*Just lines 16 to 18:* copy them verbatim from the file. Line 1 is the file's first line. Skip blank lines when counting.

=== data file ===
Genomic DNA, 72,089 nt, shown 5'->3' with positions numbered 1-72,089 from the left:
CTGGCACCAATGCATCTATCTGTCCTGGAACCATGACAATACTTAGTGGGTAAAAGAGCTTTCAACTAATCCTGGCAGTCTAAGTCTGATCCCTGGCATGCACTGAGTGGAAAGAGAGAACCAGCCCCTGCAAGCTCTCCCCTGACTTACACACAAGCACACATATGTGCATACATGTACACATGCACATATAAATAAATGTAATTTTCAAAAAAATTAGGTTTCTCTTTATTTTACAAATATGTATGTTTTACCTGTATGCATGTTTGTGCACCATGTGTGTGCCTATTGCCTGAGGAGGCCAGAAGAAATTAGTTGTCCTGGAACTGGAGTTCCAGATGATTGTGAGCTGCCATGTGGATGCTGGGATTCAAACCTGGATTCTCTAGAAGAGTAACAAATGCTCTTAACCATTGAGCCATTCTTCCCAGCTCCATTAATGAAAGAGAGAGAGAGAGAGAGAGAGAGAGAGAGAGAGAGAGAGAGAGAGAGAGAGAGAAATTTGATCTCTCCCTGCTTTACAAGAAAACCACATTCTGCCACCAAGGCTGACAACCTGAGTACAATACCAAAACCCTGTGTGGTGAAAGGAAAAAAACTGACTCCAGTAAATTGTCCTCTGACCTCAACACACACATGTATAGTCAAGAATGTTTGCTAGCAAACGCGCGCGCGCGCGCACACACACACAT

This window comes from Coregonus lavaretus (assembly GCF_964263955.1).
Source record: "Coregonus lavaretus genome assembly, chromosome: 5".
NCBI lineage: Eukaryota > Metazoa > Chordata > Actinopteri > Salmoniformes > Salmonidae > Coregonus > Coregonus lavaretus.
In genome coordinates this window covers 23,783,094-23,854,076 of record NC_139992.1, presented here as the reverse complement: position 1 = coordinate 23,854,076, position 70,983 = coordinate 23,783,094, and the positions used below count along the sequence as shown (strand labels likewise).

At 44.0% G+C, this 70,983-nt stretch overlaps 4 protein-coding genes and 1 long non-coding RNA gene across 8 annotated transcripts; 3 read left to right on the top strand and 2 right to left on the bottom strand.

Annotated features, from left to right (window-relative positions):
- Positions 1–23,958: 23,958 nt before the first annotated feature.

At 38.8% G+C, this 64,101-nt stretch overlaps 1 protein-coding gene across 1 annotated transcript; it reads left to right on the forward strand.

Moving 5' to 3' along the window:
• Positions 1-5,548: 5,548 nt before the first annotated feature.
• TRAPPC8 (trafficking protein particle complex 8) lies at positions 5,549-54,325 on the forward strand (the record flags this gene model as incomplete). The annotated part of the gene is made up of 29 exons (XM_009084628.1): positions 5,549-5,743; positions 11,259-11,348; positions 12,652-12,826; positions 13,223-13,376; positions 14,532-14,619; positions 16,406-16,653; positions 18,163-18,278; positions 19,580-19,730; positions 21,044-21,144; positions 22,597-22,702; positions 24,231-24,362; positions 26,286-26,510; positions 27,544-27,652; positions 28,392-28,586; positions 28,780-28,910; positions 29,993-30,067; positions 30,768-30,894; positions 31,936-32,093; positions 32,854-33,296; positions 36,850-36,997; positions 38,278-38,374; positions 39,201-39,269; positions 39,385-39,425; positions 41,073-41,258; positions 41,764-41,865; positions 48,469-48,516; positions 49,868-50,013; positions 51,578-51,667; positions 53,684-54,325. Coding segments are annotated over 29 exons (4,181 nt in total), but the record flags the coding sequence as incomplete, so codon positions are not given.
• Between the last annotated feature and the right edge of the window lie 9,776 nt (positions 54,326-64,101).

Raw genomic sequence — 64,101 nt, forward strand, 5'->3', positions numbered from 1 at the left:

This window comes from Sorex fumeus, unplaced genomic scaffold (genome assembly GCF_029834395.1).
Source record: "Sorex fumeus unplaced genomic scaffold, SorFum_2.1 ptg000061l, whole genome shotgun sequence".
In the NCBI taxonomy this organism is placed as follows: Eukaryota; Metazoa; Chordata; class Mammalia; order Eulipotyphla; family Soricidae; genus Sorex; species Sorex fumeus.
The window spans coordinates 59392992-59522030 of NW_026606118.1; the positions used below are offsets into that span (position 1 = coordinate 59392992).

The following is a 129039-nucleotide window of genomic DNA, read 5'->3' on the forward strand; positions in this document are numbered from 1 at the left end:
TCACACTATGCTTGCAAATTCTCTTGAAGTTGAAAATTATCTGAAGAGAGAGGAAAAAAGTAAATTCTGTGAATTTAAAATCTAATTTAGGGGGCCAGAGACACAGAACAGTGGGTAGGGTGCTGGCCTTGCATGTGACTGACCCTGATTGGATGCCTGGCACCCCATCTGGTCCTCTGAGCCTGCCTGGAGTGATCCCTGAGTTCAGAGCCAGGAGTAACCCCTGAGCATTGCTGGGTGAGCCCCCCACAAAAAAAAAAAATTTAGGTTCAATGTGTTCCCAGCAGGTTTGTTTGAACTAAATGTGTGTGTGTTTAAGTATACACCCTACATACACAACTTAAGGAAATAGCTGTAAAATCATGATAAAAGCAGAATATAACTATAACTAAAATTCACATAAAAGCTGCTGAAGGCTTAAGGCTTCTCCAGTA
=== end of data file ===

This window comes from Sorex fumeus, unplaced genomic scaffold (genome assembly GCF_029834395.1).
Source record: "Sorex fumeus unplaced genomic scaffold, SorFum_2.1 ptg000061l, whole genome shotgun sequence".
In the NCBI taxonomy this organism is placed as follows: Eukaryota; Metazoa; Chordata; class Mammalia; order Eulipotyphla; family Soricidae; genus Sorex; species Sorex fumeus.